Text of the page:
Monday, October 11, 2010
Corn Sugar - The Latest Rage
Yesterday, we heard some of the dangers of high fructose corn syrup (HFCS). According to Yahoo News, "Americans' consumption of corn syrup has fallen to a 20-year low on consumer concerns that it is more harmful" and the Corn Refiners Association is trying to revamp their image. Last week they applied with the Food and Drug Administration to officially use the phrase corn sugar, instead of high fructose corn syrup, on food labels.
While the federal government decides on the case, the HFCS industry has moved forward with an online marketing campaign promoting the safety of corn sugar.
An effective name change has worked well for other food products in the past. For example, "low eurcic acid rapeseed oil became much more popular after becoming 'canola oil' in 1988. Prunes tried to shed a stodgy image by becoming 'dried plums' in 2000" (Yahoo News).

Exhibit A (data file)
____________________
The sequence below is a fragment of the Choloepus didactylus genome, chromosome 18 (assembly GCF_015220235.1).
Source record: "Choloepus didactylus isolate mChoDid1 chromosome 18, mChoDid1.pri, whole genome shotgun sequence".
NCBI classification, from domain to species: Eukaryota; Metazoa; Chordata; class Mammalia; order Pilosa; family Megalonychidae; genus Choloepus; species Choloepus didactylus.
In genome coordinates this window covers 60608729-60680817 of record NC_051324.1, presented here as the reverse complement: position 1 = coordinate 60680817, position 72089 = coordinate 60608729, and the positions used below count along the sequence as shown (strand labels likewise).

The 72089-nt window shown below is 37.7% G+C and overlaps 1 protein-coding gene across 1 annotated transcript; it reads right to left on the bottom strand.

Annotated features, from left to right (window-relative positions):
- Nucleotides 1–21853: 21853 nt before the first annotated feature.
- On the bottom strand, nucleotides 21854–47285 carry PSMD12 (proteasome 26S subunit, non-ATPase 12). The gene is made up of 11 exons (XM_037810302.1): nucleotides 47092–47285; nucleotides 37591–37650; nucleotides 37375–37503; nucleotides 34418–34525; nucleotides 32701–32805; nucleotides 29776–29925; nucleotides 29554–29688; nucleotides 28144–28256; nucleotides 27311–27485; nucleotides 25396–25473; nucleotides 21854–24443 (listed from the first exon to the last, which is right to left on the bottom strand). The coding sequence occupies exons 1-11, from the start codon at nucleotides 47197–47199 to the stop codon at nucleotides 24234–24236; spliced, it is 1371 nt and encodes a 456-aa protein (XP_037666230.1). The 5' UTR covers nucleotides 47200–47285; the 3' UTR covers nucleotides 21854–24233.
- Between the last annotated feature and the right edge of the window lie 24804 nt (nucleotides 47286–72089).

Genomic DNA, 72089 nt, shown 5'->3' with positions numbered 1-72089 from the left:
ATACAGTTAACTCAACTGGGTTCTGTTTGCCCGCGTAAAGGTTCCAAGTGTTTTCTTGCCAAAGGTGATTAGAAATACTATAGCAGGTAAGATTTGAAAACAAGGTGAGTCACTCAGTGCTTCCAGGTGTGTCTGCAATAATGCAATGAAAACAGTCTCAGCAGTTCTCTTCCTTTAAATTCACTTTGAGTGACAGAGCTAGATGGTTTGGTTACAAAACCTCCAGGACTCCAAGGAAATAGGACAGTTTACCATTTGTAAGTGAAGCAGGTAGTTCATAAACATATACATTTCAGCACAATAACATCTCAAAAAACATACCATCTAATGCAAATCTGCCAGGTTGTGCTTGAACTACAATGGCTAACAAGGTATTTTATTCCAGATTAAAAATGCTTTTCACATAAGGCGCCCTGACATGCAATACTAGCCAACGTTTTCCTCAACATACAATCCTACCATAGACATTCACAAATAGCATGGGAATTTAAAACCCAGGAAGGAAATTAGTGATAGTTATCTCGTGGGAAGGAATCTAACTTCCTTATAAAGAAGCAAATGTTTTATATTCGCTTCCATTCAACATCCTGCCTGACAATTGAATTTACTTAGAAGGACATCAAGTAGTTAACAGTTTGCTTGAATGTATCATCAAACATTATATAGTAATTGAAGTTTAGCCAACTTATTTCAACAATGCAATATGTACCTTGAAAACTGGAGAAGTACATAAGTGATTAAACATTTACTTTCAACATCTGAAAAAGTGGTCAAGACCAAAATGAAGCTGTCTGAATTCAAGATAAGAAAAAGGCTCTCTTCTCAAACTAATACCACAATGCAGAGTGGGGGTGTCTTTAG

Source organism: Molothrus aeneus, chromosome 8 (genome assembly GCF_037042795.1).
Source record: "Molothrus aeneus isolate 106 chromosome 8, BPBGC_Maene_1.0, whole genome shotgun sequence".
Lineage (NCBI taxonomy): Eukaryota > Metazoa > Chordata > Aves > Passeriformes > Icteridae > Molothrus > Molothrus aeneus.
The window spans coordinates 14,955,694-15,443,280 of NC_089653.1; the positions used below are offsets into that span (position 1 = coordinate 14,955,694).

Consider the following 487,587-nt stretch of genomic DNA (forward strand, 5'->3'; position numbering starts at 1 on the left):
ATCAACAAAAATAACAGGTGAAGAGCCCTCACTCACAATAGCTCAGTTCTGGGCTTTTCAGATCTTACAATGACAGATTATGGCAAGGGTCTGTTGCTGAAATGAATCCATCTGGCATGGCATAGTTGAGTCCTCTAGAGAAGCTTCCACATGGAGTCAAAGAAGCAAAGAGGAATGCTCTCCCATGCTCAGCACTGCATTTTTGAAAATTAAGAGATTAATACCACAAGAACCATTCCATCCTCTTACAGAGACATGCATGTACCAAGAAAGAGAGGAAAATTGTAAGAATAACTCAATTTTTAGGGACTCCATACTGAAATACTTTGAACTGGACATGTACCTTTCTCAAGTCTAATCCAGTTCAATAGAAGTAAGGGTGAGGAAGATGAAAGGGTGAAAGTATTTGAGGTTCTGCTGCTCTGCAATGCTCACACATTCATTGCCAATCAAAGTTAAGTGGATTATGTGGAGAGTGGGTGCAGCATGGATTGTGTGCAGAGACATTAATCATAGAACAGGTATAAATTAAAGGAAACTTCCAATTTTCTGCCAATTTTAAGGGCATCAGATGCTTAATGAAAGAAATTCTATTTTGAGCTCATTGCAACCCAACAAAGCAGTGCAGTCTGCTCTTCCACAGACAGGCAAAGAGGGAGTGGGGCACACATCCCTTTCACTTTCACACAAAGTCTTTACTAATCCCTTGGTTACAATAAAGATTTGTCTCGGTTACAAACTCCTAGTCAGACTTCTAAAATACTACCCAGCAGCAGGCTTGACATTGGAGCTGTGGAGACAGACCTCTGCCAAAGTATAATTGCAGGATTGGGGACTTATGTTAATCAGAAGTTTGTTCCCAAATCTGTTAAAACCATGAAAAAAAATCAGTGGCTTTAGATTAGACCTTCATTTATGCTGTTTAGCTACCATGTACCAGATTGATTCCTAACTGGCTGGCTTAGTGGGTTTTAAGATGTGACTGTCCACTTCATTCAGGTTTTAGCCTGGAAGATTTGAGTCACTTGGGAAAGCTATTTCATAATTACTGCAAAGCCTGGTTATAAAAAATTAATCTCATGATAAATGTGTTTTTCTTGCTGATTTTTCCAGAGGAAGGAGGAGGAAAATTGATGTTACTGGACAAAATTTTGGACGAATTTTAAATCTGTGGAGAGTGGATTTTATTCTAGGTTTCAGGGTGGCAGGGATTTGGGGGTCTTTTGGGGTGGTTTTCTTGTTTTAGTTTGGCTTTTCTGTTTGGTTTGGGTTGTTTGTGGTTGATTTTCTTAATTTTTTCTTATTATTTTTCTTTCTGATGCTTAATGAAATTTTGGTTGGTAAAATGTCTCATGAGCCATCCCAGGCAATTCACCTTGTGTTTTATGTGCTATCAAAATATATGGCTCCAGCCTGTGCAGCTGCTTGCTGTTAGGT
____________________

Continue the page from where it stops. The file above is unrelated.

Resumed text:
There's a great deal of controversy over HFCS and their impending publicity makeover. Some, such as the Corn Refiners Association, insist that "sugar is sugar" and there's nothing dangerous about HFCS. Others claim that these renaming efforts are a sly attempt to hoodwink the public and HFCS is truly dangerous. I will let you make your own decision on the matter, but in general, it is the natural food enthusiasts who warn against HFCS and the corn industry that supports its consumption. Regardless of which camp you trust, everyone can agree that we need to consume less sugars, and that includes corn sugar.